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Posts tagged ‘home’

Tears of hate

How do you know when you’ve had enough, when the annoying things have overflowed in the cup of your brain and patience?

I’m not sure if I have reached that level but it sure feels like it if not worse sometimes. Getting to my house or leaving my house have become a suffering process I have to go through daily, and most times two to three times a day.

It is not my home in itself that I find insufferable, but the process of getting there; it is not the traffic and the road that annoy me so much, but the process of security check point I have to pass through to get home; and of course it is not the safety check points that are being put all over the country to protect us from car bombers and drug dealers, but the checkpoints that a politician that decided to stick around in the center of Beirut keeps adding and enlarging, while making the roads smaller and tougher to go through.

It currently takes me 15 to 30 minutes to get in or out of my house through a distance of 7 meters (yes yes, you read that right). Imagine me forgetting something at home while heading out, I will need to have my car searched again from top till bottom, inside and outside, with no privacy or intimacy left for my dignity to hang on to.

Now it does make sense in some ways, I agree that having the outside of my car searched with mirrors to check for any harm that someone might have stuck to the bottom of my car. I have no idea who sees me driving in and out of this extremely secured area, so I agree, search the outside of my car with all the mirrors you can, and do a good job when searching please.

But when they search the inside of my trunk, ask me to open my windows in the middle of the pouring rain to see what’s on the seat next to me and in the back seat is annoying; and of course they never miss staring at my legs and breasts in the process, taking their time to take it all in before going to search the trunk, going through all my groceries, destroying packaging and such to make sure ‘you aren’t hiding a bomb or guns in there’; so I got a question for them, do you seriously think I might want to bomb my own home, destroy all my belongings and kill my family? (I hope I don’t look like someone who might, but who in his right mind ever might do so?). And of course searching your car’s engine (why? Most of the time you guys don’t even know how to open it, much less know what should and what shouldn’t be there).

Don’t get me wrong, I love and respect the Lebanese army a lot, but it’s the cops I don’t respect; these sleazy men that whistle at you and stare at point blank without feeling shameful or respecting you, it’s those souls that never had an education, those kids that used to carry guns during the war, those people who learnt that the only way to get something is to take it. I have no respect for such scum in my life (fortunately there are some very few whose parents gave a correct education to).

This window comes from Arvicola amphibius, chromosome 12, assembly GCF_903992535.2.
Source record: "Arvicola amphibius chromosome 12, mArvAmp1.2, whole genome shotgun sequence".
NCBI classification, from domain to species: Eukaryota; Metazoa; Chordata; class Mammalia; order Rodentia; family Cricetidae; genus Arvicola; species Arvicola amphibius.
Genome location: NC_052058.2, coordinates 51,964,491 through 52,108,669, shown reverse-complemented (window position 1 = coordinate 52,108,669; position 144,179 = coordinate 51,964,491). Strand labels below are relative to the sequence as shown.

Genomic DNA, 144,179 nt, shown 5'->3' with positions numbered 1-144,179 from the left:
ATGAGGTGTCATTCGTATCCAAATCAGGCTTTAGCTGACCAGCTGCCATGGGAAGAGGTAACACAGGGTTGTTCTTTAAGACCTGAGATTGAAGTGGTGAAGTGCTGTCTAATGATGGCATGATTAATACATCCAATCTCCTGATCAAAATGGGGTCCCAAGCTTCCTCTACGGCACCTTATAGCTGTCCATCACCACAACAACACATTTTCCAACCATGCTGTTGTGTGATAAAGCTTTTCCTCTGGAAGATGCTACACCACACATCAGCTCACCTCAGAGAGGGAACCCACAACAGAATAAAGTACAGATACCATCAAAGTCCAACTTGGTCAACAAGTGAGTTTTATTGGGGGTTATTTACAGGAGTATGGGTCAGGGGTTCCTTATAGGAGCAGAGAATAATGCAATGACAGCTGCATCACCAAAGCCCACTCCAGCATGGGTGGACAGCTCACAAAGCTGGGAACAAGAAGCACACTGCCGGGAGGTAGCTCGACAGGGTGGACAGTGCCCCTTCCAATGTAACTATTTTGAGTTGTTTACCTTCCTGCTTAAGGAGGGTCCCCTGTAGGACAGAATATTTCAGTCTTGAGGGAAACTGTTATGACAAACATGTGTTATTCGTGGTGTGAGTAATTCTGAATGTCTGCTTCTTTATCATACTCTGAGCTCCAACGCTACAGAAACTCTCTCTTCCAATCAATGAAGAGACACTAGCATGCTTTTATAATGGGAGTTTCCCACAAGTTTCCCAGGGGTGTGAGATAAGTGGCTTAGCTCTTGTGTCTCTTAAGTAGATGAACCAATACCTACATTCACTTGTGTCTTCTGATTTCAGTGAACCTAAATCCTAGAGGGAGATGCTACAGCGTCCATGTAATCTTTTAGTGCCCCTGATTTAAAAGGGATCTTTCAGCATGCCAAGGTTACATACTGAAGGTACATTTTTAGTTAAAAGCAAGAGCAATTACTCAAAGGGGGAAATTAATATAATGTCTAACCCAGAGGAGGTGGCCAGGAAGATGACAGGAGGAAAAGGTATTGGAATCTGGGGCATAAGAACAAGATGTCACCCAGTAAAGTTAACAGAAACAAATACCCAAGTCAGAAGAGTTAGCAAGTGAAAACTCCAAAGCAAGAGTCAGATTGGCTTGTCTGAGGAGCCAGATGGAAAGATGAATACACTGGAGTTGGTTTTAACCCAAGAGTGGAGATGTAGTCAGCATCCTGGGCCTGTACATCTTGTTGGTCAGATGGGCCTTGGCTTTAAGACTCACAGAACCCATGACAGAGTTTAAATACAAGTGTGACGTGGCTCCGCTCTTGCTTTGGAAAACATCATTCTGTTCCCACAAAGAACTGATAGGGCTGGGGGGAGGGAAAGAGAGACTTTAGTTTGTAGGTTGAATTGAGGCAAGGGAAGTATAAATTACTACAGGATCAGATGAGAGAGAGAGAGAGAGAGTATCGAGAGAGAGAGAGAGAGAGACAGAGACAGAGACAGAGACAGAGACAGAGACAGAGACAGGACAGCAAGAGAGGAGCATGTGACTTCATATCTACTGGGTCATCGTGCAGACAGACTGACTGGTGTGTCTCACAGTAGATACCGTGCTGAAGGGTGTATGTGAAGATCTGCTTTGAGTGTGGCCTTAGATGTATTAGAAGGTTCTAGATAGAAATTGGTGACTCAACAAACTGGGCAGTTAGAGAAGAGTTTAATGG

So here are my questions to this politician who’s been abusing power (like all the others in Lebanon) and is now afraid of repercussions. Why don’t you move up to the mountains and hills like all the others did before you? You have closed in 6 roads, already put two businesses on the street and now, with your growing fear, and multiple road closings, you’re putting another business on the pavement.

Second, they search my car, bags and all my belongings from top to bottom on the first check point, so why add a second one? I doubt my car or any of my belongings will change or anything will be added within 2 meters (makes sense? It does to me).

Third, you’re currently adding extra protection to the entrances; first there were a small gate and a small wall, then it became a larger gate with 3 meter high walls, where I can’t even see my house anymore; a couple of months ago you started digging a huge hole in the ground to add a metal springing road blocker with sharp points that ‘can stop a 3 ton truck driving 70km/h’. I’m not sure what you will need that for, the road up towards it is already paved and full of cement blocks making it close to impossible to drive through (worse than trying for your driving license!).

And now, yesterday to be precise, you started digging holes in front of the first road-block, making it close to impossible for my mum’s car (which is a big land cruiser tank- 1999) from passing through without one of the wheels slipping through the cracks. Turns out you want to now add towers and more gates, closing in 17 homes, 4 office businesses, a mall entrance, and a school entrance.

image

In yellow is the ‘secure area’, in pink are all the road blocks, the yellow dot is the politician’s home, in red are the offices, purple is the mall, and green is the school.
And of course all the security cameras pointed at our bedroom windows, bathrooms and salon that makes your life feel like ‘The Truman Show’.